Full joy I feel, while thus I cleave the air,
That my soft verse will charm thy daughters fair,
And warm thy sons!” Ah, my dear friend and brother,
Could I, at once, my mad ambition smother,
For tasting joys like these, sure I should be
Happier, and dearer to society.
At times, ’tis true, I’ve felt relief from pain
When some bright thought has darted through my brain:
Through all that day I’ve felt a greater pleasure
Than if I’d brought to light a hidden treasure.
As to my sonnets, though none else should heed them,
I feel delighted, still, that you should read them.
Of late, too, I have had much calm enjoyment,
Stretch’d on the grass at my best lov’d employment
Of scribbling lines for you. These things I thought
While, in my face, the freshest breeze I caught.
E’en now I’m pillow’d on a bed of flowers
That crowns a lofty clift, which proudly towers
Above the ocean-waves. The stalks, and blades,
Chequer my tablet with their, quivering shades.
On one side is a field of drooping oats,
Through which the poppies show their scarlet coats
So pert and useless, that they bring to mind
The scarlet coats that pester human-kind.
And on the other side, outspread, is seen
Ocean’s blue mantle streak’d with purple, and green.
Now ’tis I see a canvass’d ship, and now
Mark the bright silver curling round her prow.
I see the lark down-dropping to his nest.
And the broad winged sea-gull never at rest;
For when no more he spreads his feathers free,
His breast is dancing on the restless sea.
Now I direct my eyes into the west,
Which at this moment is in sunbeams drest:
Why westward turn? ‘Twas but to say adieu!
‘Twas but to kiss my hand, dear George, to you!

_August, 1816_.

The Poems of The Living Poetry Project AWP: Melanie Huber

It is my goal to respond to the work of each poet who generously gave poems for The Living Poetry Project-AWP before the month of March is over.  I’d like to begin by saying a little about a talented poet (who is also a generous, funny, and kind poetry friend).

I was very excited when Melanie Huber sent me her work with a message that read:

I have a mission assignment for you, should you choose to accept.

I accepted her poetic challenge.

Melanie sent me 21 amazing poems–ekphrasis poems! In good guerrilla poetry fashion, I have been trying distributing her lovely words to the world.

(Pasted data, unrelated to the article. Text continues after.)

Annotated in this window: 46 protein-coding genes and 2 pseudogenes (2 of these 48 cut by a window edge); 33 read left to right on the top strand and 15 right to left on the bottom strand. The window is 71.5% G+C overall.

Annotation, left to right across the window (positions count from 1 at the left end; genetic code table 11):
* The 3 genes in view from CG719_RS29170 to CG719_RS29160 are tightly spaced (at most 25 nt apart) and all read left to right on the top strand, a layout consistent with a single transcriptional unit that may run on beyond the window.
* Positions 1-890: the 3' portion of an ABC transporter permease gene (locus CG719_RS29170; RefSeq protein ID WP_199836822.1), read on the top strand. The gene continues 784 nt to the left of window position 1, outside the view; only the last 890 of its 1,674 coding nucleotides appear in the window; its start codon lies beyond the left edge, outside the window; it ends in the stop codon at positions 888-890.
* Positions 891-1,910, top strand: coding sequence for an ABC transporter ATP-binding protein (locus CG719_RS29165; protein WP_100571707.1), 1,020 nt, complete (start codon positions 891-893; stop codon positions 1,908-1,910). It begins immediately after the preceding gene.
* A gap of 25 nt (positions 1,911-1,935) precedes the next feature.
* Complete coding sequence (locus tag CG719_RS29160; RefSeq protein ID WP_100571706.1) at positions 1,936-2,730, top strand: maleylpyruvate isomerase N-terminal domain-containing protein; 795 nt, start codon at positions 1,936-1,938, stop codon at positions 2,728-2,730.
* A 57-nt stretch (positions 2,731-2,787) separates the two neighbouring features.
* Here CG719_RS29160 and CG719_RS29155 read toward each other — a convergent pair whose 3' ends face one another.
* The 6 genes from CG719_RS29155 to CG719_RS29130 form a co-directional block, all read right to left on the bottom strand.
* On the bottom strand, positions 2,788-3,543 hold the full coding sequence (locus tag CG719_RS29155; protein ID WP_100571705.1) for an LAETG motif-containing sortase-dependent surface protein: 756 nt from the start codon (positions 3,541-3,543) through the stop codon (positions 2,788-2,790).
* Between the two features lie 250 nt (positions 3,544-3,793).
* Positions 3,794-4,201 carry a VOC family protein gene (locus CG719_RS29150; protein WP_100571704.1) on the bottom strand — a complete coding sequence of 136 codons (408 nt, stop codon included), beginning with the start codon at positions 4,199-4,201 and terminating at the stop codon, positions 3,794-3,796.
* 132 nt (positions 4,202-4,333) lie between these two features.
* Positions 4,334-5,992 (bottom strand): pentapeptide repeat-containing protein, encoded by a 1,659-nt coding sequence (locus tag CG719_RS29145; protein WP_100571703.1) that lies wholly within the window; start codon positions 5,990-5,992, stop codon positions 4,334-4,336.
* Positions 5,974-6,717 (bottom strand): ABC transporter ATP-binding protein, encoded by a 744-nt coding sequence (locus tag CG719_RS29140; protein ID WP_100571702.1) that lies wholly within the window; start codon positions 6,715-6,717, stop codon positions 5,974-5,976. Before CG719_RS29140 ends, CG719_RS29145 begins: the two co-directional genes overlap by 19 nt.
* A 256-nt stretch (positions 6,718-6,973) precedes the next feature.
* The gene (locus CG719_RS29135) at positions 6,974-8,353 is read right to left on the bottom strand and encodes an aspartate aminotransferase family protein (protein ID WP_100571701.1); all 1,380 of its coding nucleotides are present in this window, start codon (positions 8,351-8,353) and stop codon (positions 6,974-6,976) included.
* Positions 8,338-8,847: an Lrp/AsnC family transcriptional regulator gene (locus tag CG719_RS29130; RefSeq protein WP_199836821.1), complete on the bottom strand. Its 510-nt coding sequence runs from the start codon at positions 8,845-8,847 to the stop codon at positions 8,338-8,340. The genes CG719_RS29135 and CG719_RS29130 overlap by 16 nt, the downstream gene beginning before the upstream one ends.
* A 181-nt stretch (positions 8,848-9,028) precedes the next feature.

(O, how I love these poems by Melanie; let me count the ways…) I made 3 copies of the manuscript. The first copy, I left randomly around the hotels hosting AWP. The second copy, I left randomly on buses and taxis in Chicago.

That left me with one more copy to share once I made it home.

I needed to drop off some books to Red Hen Press, whose office is conveniently located behind Vroman’s Bookstore. While I was there, the Red Hen staff generously donated boxes (I mean BOXES) of books for the Living Poetry Project to distribute to local high schools. (Yet, another reason to love Red Hen Press!)

From the Red Hen office, J.J. and I traveled to Vroman’s Bookstore, where we hid the final copy of Melanie’s manuscript in the various free city journals. (We also left mini books that showcased works from the great and generous journal,  A cappella Zoo).

I hope the poetry of Melanie Huber finds you–makes you cry, laugh, and think. I hope you find A cappella Zoo, where hundreds of poems and stories wait for you!

Becoming Judas, The Film

I am delighted to share our newest collaboration, Becoming Judas (The Film). This film is made in anticipation of the book Becoming Judas, which will be released from Red Hen Press in Fall of 2013. Please, share this link and help us find a home for this work.

This collaborative project includes animators, costumers, painters, animators, musicains and language/language/language.  We are willing to travel, to show, to perform.  If you are interested in giving us a little home please contact me at NicelleCDavis@gmail.com

The Living Poetry Project, AWP 2012

Here are the lovely reaction to the poem gifts…I’ll say more about the poems we gave out at AWP soon…but for now, here are the smiles your poems created–documented.

I spent most of my time helping at the Red Hen Press booth, where they were excited to support The Living Poetry Project. Great poets such as David Mason, Katharine Coles, and Brendan Constantine (just to name a few) accepted and paraded their poem gift around the book fair.

Some of the exchanges I was unable to capture on film where the poems I gave to hotel staff, random tables, cab cars, and the poems I handed out with beers at the hotel bar (which were accepted with great delight).

It will take me a few weeks to process what happened this weekend and recognize how much The Living Poetry Project has changed my approach to language, but until I reach clarity I wanted to thank everyone who contributed–you are beautiful people and it shows in your words.

Thank you to everyone who sent me your lovely words!